PITTSBURGH - It’s not uncommon for veteran players to get a day game off after a night game. And given the Nationals’ current schedule, with no break between today’s series finale against the Pirates and Friday’s series opener against the Braves, it’s not surprising that Dusty Baker decided to sit both Jayson Werth and Ryan Zimmerman.
Baker explained his thinking behind that move, noting that while Goodwin (owner of a .316 on-base percentage in 57 career big league plate appearances) is not the ideal No. 2 hitter, it made the most sense today given the options available to him.
“He can run,” Baker said. “He generally makes contact. I mean, he’s the best guy for the situation. I mean, Anthony is probably the best guy everywhere. But he can’t bat everywhere. I need Anthony behind Harp. And then, (the Pirates) have got three lefties out in that bullpen, three pretty good lefties. So you notice I’ve got (Matt) Wieters behind Murphy in case they bring in a lefty. You just try to combat guys in different spots in the lineup.”
The point about lefties is significant. If Baker moved Rendon up to the No. 2 spot, he’d end up with Harper, Murphy, Wieters and Adam Lind all lined up in a row, begging Pittsburgh manager Clint Hurdle to play matchups.
Other news and notes before today’s game ...
* Nationals principal owner Mark Lerner is one of 16 people named to Major League Baseball’s newly reconstituted Competition Committee by commissioner Rob Manfred.
Lerner joins a wide-ranging group of people in baseball, including fellow ownership executives Frank Coonelly (Pirates), Ray Davis (Rangers), David Samson (Marlins) and Tom Werner (Red Sox); baseball executives Sandy Alderson (Mets), Chris Antonetti (Indians), Jerry Dipoto (Mariners), Theo Epstein (Cubs) and Mark Shapiro (Blue Jays); managers Joe Girardi (Yankees), Mike Matheny (Cardinals), Dave Roberts (Dodgers) and Buck Showalter (Orioles); and Hall-of-Fame players Roberto Alomar and John Smoltz on the committee.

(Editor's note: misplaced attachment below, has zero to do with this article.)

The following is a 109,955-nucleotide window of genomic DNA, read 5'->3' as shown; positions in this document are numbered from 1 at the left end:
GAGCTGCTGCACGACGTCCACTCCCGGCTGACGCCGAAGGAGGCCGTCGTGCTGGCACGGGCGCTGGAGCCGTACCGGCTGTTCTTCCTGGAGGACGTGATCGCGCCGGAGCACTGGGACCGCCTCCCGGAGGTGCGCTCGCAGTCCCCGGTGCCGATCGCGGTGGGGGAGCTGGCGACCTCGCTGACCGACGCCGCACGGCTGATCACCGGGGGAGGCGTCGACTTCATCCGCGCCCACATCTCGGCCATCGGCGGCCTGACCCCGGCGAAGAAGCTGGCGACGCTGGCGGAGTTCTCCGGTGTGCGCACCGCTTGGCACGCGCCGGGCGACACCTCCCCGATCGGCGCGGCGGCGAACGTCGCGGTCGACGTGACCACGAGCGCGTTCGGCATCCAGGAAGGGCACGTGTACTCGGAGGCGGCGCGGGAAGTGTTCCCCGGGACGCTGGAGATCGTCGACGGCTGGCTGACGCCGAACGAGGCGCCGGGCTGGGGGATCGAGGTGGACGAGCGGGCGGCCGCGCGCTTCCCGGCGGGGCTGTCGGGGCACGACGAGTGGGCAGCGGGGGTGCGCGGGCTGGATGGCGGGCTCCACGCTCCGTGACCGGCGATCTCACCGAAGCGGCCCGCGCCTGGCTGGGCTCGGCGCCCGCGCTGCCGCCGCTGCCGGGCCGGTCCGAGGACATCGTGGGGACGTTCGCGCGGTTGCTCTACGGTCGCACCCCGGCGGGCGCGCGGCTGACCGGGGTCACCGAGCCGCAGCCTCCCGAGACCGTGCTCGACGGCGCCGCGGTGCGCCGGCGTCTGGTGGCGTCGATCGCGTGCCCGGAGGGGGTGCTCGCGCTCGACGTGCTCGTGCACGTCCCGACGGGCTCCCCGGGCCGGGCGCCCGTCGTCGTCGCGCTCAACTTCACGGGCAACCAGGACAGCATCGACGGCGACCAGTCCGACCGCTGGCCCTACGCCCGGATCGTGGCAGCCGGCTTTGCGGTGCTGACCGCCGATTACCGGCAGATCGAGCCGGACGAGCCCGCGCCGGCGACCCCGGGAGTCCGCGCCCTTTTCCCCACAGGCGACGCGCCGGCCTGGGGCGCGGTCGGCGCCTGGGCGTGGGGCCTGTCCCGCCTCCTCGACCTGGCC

“The Competition Committee includes some of the best minds in our game, from a variety of positions and perspectives,” Manfred said in a statement. “The conversations with this group will be rooted in respect for the qualities that make baseball unique and a willingness to consider ways in which we can make the game even better.”
* Though Stephen Drew continues to work out with the Nationals and travel with the club, he still is not ready to go on a rehab assignment. On the 10-day disabled list since April 12 with a strained right hamstring, Drew has seemingly been close to returning for a while, though the 34-year-old has had trouble getting over the final hump necessary to play in games.
“It’s taking longer than we had hoped,” Baker said. “But he hasn’t had any setbacks. Like I told you earlier, when you get older, you heal slower.”
* The Nationals will send Gio Gonzalez to the mound Friday night in Atlanta, giving Max Scherzer one extra day between starts after the ace took a comebacker off his left knee Sunday night. Scherzer will be pitching on five days’ rest when he starts Saturday afternoon at SunTrust Park. Stephen Strasburg will pitch Sunday’s finale.